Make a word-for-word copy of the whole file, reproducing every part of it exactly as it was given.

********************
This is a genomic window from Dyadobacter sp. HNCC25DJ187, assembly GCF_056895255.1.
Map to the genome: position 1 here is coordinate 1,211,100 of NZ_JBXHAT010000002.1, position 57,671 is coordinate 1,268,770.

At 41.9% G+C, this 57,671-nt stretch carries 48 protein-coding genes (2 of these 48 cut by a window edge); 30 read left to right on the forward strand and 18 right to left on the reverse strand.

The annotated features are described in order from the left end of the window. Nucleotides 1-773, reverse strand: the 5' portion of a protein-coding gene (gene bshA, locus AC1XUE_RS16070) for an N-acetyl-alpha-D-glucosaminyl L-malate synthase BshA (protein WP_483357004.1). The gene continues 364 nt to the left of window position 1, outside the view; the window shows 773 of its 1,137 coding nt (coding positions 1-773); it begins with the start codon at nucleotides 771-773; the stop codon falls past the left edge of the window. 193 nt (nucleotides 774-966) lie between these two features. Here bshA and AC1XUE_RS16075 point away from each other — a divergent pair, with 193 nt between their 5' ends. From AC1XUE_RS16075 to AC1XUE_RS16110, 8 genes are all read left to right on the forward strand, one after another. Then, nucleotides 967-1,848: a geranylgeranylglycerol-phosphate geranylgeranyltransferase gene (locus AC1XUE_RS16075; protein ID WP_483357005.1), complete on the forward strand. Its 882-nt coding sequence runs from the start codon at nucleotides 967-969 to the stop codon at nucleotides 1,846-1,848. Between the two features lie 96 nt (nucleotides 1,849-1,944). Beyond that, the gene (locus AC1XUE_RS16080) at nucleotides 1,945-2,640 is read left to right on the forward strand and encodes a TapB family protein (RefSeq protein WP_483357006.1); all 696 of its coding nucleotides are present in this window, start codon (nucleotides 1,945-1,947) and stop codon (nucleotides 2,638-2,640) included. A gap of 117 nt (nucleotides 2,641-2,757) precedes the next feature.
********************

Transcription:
This is a genomic window from Dyadobacter sp. HNCC25DJ187, assembly GCF_056895255.1.
Map to the genome: position 1 here is coordinate 1,211,100 of NZ_JBXHAT010000002.1, position 57,671 is coordinate 1,268,770.

At 41.9% G+C, this 57,671-nt stretch carries 48 protein-coding genes (2 of these 48 cut by a window edge); 30 read left to right on the forward strand and 18 right to left on the reverse strand.

The annotated features are described in order from the left end of the window. Nucleotides 1-773, reverse strand: the 5' portion of a protein-coding gene (gene bshA, locus AC1XUE_RS16070) for an N-acetyl-alpha-D-glucosaminyl L-malate synthase BshA (protein WP_483357004.1). The gene continues 364 nt to the left of window position 1, outside the view; the window shows 773 of its 1,137 coding nt (coding positions 1-773); it begins with the start codon at nucleotides 771-773; the stop codon falls past the left edge of the window. 193 nt (nucleotides 774-966) lie between these two features. Here bshA and AC1XUE_RS16075 point away from each other — a divergent pair, with 193 nt between their 5' ends. From AC1XUE_RS16075 to AC1XUE_RS16110, 8 genes are all read left to right on the forward strand, one after another. Then, nucleotides 967-1,848: a geranylgeranylglycerol-phosphate geranylgeranyltransferase gene (locus AC1XUE_RS16075; protein ID WP_483357005.1), complete on the forward strand. Its 882-nt coding sequence runs from the start codon at nucleotides 967-969 to the stop codon at nucleotides 1,846-1,848. Between the two features lie 96 nt (nucleotides 1,849-1,944). Beyond that, the gene (locus AC1XUE_RS16080) at nucleotides 1,945-2,640 is read left to right on the forward strand and encodes a TapB family protein (RefSeq protein WP_483357006.1); all 696 of its coding nucleotides are present in this window, start codon (nucleotides 1,945-1,947) and stop codon (nucleotides 2,638-2,640) included. A gap of 117 nt (nucleotides 2,641-2,757) precedes the next feature.